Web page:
While the Big Sandy and Tug Fork rivers form the Kentucky-West Virginia boundary, no satisfactory authority has been found defining the exact line between the two states.

The Ohio Boundary - The Second Charter of Virginia, granted May 23, 1609, by King James I of England, included within its bounds all of that territory two hundred miles north and two hundred miles south of Point Comfort "up into the Land throughout from Sea to Sea, West and Northwest . . . " Congress recommended, September 6, 1780, that the states owning and holding "waste and unappropriated lands in the western country" cede the same to the United States. By a resolution of January 2, 1781, the General Assembly of Virginia agreed:

. . . That this commonwealth will yield to the congress of the United States, for the benefit of the said United States, all right, title, and claim that the said commonwealth hath to the lands northwest of the river Ohio . . .

Acting pursuant to another resolution of the Virginia Assembly, Thomas Jefferson, Samuel Hardy, Arthur Lee and James Monroe conveyed to the United States, by deed dated March 1,1784:

. . . all right, title and claim, as well of soil as of jurisdiction, which the said commonwealth hath to the territory or tract of country within the limits of the Virginia charter, situate, lying, and being, to the northwest of the river Ohio...

The opinion of Mr. Chief Justice Marshall, of the United States Supreme Court, determining the Ohio River boundary between Kentucky and Ohio, reads in part:

When a great river is the boundary between two nations or states, if the original property is in neither, and there be no convention respecting it, each holds to the middle of the stream. But when, as in this case, one state is the original proprietor, and grants the territory on one side only, it retains the river within its own domain, and the newly-created state extends to the river only.

Virginia was the original proprietor. Kentucky, admitted as a state in 1792, had succeeded to Virginia's rights respecting the Ohio boundary. Ohio was the newly-created state and her territory extended "to the river only." This case, as well as many others, holds that the true boundary line between the states is the low watermark on the northwest or Ohio side of the river. (Handly's Lessee v. Anthony et al., 5 Wheat. 374, 379-380.)

The West Virginia Constitution, in Section I of Article II, provides:

. . . The State of West Virginia includes the bed, bank and shores of the Ohio river. . .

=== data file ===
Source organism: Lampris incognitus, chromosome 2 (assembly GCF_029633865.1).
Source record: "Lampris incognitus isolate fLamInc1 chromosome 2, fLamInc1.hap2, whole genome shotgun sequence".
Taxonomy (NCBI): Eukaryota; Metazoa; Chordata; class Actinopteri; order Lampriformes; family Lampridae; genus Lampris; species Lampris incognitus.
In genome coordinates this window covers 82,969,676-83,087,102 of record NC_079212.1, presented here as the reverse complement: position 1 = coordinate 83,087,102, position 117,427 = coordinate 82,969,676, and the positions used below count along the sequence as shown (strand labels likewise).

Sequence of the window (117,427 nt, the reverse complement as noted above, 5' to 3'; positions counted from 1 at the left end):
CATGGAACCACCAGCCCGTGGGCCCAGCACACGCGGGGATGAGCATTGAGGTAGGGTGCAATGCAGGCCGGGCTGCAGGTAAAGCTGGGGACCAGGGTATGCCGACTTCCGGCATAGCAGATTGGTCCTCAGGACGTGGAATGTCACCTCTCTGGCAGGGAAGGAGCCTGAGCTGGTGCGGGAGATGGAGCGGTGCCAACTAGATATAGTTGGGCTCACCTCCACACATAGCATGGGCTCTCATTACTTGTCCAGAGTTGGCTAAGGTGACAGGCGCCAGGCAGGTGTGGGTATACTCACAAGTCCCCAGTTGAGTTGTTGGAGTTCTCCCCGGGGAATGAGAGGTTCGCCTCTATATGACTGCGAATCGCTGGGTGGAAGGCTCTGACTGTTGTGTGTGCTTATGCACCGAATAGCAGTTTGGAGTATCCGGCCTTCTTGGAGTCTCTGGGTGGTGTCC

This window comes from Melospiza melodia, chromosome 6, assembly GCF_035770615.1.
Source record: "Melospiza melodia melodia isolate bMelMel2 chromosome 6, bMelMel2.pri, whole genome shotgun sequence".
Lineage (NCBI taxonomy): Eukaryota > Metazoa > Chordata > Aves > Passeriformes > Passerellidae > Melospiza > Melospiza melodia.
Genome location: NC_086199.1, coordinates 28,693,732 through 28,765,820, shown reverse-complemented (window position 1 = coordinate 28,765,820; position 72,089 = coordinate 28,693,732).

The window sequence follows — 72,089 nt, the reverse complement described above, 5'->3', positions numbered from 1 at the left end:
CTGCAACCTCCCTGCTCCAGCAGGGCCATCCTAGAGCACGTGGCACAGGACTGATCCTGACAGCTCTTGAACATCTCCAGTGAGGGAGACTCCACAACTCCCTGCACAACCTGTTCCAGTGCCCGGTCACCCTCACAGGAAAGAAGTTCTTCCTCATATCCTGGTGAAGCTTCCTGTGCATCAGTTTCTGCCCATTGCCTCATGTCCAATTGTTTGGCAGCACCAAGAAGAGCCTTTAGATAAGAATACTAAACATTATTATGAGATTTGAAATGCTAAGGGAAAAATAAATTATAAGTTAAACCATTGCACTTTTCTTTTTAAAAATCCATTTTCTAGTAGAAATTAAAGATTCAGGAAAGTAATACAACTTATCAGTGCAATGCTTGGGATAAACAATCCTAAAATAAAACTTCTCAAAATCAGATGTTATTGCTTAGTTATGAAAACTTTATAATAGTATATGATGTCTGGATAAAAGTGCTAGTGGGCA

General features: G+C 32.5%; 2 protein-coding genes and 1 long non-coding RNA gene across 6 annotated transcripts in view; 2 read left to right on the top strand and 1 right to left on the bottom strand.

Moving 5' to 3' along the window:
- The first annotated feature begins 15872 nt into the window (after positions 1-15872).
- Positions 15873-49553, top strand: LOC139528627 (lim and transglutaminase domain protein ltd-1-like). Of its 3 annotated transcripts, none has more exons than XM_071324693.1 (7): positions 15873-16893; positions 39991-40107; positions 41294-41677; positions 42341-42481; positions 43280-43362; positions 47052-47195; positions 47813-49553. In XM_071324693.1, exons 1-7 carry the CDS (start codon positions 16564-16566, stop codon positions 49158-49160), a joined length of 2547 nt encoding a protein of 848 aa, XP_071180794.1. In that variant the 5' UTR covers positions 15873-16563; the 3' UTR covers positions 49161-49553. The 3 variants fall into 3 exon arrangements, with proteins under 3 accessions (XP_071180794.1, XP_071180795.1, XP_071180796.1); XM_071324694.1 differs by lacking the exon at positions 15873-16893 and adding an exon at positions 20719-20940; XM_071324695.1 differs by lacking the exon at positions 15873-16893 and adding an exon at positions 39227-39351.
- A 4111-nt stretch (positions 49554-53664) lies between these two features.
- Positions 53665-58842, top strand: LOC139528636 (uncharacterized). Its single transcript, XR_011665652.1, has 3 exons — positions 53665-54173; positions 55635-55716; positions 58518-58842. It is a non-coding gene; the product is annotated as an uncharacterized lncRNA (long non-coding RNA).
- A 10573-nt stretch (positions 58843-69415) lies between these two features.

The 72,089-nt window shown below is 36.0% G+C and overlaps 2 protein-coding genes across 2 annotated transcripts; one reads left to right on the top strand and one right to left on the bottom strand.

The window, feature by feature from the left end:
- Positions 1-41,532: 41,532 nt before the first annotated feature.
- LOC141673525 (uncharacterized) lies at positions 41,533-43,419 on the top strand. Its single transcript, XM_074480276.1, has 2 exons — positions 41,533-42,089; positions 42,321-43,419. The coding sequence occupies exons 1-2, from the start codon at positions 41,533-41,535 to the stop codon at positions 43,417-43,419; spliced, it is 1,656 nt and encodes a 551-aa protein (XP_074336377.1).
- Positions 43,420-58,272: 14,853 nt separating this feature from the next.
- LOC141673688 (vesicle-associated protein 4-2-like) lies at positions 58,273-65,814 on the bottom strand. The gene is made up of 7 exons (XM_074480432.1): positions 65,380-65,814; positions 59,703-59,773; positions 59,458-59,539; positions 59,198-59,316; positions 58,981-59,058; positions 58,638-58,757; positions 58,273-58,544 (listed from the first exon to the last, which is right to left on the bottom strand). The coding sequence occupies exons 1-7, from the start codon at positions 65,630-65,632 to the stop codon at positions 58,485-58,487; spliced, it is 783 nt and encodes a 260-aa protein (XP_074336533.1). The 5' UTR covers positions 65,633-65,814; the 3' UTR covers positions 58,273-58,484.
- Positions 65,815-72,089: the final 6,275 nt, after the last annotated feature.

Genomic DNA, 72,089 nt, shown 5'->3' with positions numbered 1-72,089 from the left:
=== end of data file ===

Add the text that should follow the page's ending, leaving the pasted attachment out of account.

West Virginia, as in the case of Kentucky, succeeded to the rights of Virginia in respect to the Ohio boundary and, therefore, her territorial limits extend to the low watermark on the northwest or Ohio side of the river. The West Virginia Supreme Court of Appeals has expressed an opinion that:

Low water mark within the intendment of our law, as related to the Ohio River, is the point to which the water recedes at its lowest stage. {Union Sand and Gravel Co. v. Northcott, 102 W. Va. 519, Point 5 of Syllabus.)

This boundary extends from a point at low watermark on the northwestern side of the Ohio River opposite the mouth of Big Sandy River to the common corner of Ohio and Pennsylvania, marked by a granite monument as indicated in the report on the Pennsylvania boundary.

In summarizing it is to be observed that the Pennsylvania boundary of West Virginia is well marked as indicated in the "Report of the Survey of the West Virginia and Pennsylvania Boundary, 1883." The western boundary of Maryland is set forth with great particularity in the report confirmed in the decree of the United States Supreme Court in the case of Maryland v. West Virginia, 225 U. S. 1. The Potomac River boundary of Maryland is defined by nature and will vary only as the low watermark on the West Virginia side may vary under the doctrine of accretion. The Virginia-West Virginia boundary, the sum of the boundaries of the several border counties, is determinable by an interpretation of the legislative Acts by which the counties were created and their limits defined. In the Big Sandy and Tug Fork rivers a natural boundary is provided between this State and Kentucky. The Ohio-West Virginia boundary is as definite and permanent as is the Ohio River and will vary only as the low watermark varies on the northwest or Ohio side.

Not frequently will one find a political entity or subdivision into the shaping of whose territorial limits so many factors have entered as have entered into a determination of the boundaries of the State of West Virginia.